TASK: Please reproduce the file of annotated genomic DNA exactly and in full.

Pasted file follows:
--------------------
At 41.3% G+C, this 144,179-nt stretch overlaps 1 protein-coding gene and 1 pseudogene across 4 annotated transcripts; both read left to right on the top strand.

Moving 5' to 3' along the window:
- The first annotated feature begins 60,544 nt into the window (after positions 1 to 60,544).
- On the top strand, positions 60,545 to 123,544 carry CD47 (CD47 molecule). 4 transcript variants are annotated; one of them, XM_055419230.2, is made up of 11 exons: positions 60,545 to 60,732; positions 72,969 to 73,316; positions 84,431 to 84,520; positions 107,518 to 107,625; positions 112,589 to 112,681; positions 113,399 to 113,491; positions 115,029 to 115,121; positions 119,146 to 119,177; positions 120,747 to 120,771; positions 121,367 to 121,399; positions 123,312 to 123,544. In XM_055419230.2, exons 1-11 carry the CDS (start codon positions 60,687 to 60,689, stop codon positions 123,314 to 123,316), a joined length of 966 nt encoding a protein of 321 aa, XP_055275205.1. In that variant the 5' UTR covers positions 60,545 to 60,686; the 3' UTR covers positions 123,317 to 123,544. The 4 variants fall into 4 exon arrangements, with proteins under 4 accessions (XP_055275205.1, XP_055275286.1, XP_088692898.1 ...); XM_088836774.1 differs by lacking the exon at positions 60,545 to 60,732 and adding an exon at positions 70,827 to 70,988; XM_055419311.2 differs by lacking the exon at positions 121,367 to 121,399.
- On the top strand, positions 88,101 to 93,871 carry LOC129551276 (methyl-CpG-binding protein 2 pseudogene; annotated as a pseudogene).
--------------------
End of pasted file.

At 41.3% G+C, this 144,179-nt stretch overlaps 1 protein-coding gene and 1 pseudogene across 4 annotated transcripts; both read left to right on the top strand.

Moving 5' to 3' along the window:
- The first annotated feature begins 60,544 nt into the window (after positions 1 to 60,544).
- On the top strand, positions 60,545 to 123,544 carry CD47 (CD47 molecule). 4 transcript variants are annotated; one of them, XM_055419230.2, is made up of 11 exons: positions 60,545 to 60,732; positions 72,969 to 73,316; positions 84,431 to 84,520; positions 107,518 to 107,625; positions 112,589 to 112,681; positions 113,399 to 113,491; positions 115,029 to 115,121; positions 119,146 to 119,177; positions 120,747 to 120,771; positions 121,367 to 121,399; positions 123,312 to 123,544. In XM_055419230.2, exons 1-11 carry the CDS (start codon positions 60,687 to 60,689, stop codon positions 123,314 to 123,316), a joined length of 966 nt encoding a protein of 321 aa, XP_055275205.1. In that variant the 5' UTR covers positions 60,545 to 60,686; the 3' UTR covers positions 123,317 to 123,544. The 4 variants fall into 4 exon arrangements, with proteins under 4 accessions (XP_055275205.1, XP_055275286.1, XP_088692898.1 ...); XM_088836774.1 differs by lacking the exon at positions 60,545 to 60,732 and adding an exon at positions 70,827 to 70,988; XM_055419311.2 differs by lacking the exon at positions 121,367 to 121,399.
- On the top strand, positions 88,101 to 93,871 carry LOC129551276 (methyl-CpG-binding protein 2 pseudogene; annotated as a pseudogene).